Lula’s likely disqualification and the reforms have thrown the parties, especially his Workers Party (PT), into uncharted territory.  After 30 years of internal deal-making with his “mystical” name at the center, the PT will have to produce new political leaders and policy platforms.  For all parties, reduced financial resources and less TV time will increase the role of “politics as usual.”

  • TV and radio time is allocated in proportion to the parties’ representation in the Lower House of Congress, so candidates will need a strong party’s support to build a competitive candidacy. This suggests that the rise in the polls of Jair Bolsonaro – an Army reservist and congressman with a penchant for populist, authoritarian rhetoric – doesn’t necessarily make him a strong candidate; the small party under whose banner he’s running controls only 3 of 513 seats in the Chamber of Deputies. The center and center-right parties, such as PMDB and PSDB, will also have an advantage because in 2016 they elected the highest number of mayors, who can bring additional resources to bear.

 The final outcome of the Lula case and implementation of the reforms could ignite further political instability.  Lula’s arrest could very well spark a new wave of demonstrations, with possible violence.  Lacking resources, Bolsonaro – who has already advocated military intervention in civilian political affairs – will try to rally right-wing groups behind his candidacy.  Combined, these opposing movements create a dangerous political landscape that brings both sides of the spectrum to doubt the capacity of democratic institutions.  A recent survey by Latinobarometro already shows that only 13 percent of Brazilians are pleased with the current state of their democracy.  Perceptions that the Judiciary has been excessive in the Lula case and that election laws have only empowered traditional (and corrupt) forces are likely to feed into the sort of authoritarian rhetoric Bolsonaro espouses and cause turmoil that harms the overall confidence on Brazil’s democracy.

February 9, 2018

* Paulo Castro is Ph.D. Candidate in Political Science at the University of Brasilia, where he is focusing on the political actions of the Brazilian Supremo Tribunal Federal.  He has worked as an advisor and analyst in the Ministry of Justice and private sector organizations.  He is also a CLALS Research Fellow.

Costa Rica: Anything is Possible in Upcoming Elections

By Carlos Malamud*

Two boring men look out into space

The apparent front-runners in the Costa Rican presidential election, Juan Diego Castro (left) and Antonio Álvarez (right). / Wikimedia, edited / Luis Madrigal Mena (left) / MadriCR (right) / Creative Commons

In the run-up to Costa Rica’s presidential and legislative elections on February 4, the words “uncertain” and “uncertainty,” “volatility,” and “surprise” are crowding out all others.  Since current President Luis Guillermo Solís’s unexpected victory in 2014 marked the end of two-party domination – in which power was shared by Liberación Nacional (PLN) and the Partido Unidad Social Cristiana (PUSC) – fragmentation has deepened.  Today there are 13 candidates for President and a heightened number of undecided voters.  Alongside the many who don’t know who they want to vote for, there are others, including many liberacionistas, who do not want to reveal their support for other candidates.  The country is in a scenario in which anything can happen.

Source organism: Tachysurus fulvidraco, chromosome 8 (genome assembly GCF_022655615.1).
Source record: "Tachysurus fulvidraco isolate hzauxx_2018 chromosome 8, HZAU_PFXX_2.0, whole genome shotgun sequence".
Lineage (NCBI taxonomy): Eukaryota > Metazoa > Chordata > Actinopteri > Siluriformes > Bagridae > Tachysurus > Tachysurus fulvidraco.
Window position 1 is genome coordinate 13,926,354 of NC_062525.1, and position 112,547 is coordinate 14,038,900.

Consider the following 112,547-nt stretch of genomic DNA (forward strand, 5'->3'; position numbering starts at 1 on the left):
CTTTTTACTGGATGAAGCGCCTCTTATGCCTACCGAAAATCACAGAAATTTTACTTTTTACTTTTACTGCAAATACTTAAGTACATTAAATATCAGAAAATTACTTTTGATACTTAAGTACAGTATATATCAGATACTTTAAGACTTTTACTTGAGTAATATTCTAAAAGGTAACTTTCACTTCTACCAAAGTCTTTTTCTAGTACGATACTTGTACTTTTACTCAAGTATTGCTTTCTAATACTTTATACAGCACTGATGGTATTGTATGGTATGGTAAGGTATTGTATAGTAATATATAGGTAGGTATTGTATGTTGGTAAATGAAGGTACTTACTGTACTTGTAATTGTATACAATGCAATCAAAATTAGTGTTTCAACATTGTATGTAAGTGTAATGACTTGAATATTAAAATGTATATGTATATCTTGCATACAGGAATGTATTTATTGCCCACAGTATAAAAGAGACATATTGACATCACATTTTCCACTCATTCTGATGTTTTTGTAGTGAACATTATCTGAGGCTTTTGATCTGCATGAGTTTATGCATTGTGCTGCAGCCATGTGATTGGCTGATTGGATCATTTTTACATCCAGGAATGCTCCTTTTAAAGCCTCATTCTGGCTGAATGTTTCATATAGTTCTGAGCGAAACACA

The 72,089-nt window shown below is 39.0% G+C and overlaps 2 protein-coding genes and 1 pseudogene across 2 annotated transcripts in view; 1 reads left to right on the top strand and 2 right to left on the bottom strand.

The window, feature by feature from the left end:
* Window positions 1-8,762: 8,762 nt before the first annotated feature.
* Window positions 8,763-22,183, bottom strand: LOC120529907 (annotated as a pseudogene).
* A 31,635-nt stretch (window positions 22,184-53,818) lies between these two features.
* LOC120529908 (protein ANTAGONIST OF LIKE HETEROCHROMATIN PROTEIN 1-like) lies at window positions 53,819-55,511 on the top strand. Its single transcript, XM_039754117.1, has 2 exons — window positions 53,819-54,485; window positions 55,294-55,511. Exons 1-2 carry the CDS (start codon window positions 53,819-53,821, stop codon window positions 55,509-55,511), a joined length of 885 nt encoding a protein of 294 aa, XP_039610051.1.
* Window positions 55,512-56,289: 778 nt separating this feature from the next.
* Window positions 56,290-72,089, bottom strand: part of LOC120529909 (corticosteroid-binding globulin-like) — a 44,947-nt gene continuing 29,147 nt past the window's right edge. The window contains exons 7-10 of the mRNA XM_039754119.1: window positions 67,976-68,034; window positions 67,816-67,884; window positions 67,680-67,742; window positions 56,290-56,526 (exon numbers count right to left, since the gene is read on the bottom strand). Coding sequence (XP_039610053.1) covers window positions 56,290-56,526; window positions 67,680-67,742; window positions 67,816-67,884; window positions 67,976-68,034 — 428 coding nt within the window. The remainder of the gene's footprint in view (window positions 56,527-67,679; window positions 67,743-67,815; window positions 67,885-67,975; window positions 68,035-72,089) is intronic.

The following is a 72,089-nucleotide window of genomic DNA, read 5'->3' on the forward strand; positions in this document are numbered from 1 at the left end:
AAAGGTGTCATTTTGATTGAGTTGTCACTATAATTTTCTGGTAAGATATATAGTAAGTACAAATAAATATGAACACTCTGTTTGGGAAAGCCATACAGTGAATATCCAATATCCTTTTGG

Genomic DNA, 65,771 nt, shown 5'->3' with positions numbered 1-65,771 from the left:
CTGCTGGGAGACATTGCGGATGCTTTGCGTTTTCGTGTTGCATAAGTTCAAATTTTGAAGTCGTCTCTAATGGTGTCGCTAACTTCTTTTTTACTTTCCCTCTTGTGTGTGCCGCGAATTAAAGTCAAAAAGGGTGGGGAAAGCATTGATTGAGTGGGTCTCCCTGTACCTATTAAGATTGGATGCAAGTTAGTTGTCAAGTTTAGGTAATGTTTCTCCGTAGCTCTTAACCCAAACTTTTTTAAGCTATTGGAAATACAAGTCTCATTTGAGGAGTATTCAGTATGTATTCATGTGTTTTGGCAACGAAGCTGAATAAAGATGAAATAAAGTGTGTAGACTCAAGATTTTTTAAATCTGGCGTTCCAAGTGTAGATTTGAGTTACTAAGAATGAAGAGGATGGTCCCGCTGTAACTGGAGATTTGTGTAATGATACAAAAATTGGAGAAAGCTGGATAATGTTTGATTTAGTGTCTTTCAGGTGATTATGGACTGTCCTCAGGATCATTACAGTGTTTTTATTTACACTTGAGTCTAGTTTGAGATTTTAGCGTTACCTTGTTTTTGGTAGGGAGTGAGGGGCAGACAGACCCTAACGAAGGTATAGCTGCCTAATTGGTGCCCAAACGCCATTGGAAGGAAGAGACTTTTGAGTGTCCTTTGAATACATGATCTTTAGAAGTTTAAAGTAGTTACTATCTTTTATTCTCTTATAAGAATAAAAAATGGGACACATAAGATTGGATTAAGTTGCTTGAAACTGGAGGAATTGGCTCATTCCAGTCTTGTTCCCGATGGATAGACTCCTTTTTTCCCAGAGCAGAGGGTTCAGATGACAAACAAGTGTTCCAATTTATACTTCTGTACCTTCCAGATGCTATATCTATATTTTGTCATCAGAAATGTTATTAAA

• According to most polls, former Minister of Justice and Security Juan Diego Castro (of the minority Partido Integración Nacional, PIN) and Antonio Álvarez (of the PLN) are practically at a technical tie. Castro’s campaign has focused on combating corruption, an issue of steadily growing concern to Costa Ricans, and the threat posed by gangs.  Close behind are Rodolfo Piza (PUSC) and evangelical candidate Fabricio Alvarado (Restauración Nacional).  The latter’s support surged last week when he denounced a decision by the Inter-American Human Rights Court accepting same-sex marriage.  It’s unclear whether any of the candidates’ issues have lasting support or only an ephemeral presence on the electoral agenda.

Since these four top candidates each have about 15 percent of the vote so far, it will be difficult for any to reach the 40 percent necessary to avoid a runoff.  The two strongest – Álvarez and Castro –also have strong negatives.  If, as seems most likely, the undecided and the “hidden vote” do not give one candidate or other a clear victory, there will be a second round between the top two vote-getters on April 1 (Easter Sunday).  Polls also show that many voters see Piza as the best “second option.”  For that reason, the results of a second round of voting are also difficult to predict.

Insofar as Costa Rica was the exception in Central American or even Latin American politics in the past, things have changed very rapidly.  Its distinction in the 1960s and 1970s as one of only four countries without military dictatorships (along with Colombia, Mexico, and Venezuela) has faded into different clichés.  The lauded former President Óscar Arias once made the specious argument that the constitutional prohibition on presidents running for consecutive terms was a violation of politicians’ human rights.  In addition, the conviction of two ex-presidents on corruption charges has laid bare the links between part of the political class and misgovernment.

  • Solís’s election in 2014 ended Costa Rican bipartisanship. It’s possible that the new President will be from the PLN or PUSC, but the two traditional parties’ hegemony is over.  That Costa Rica could become like its neighbors is no consolation.  To avoid that fate, it should strengthen its principal institutions, beginning with the Judiciary and the National Assembly, without forgetting the important role of the political parties, which are key to democratic regeneration.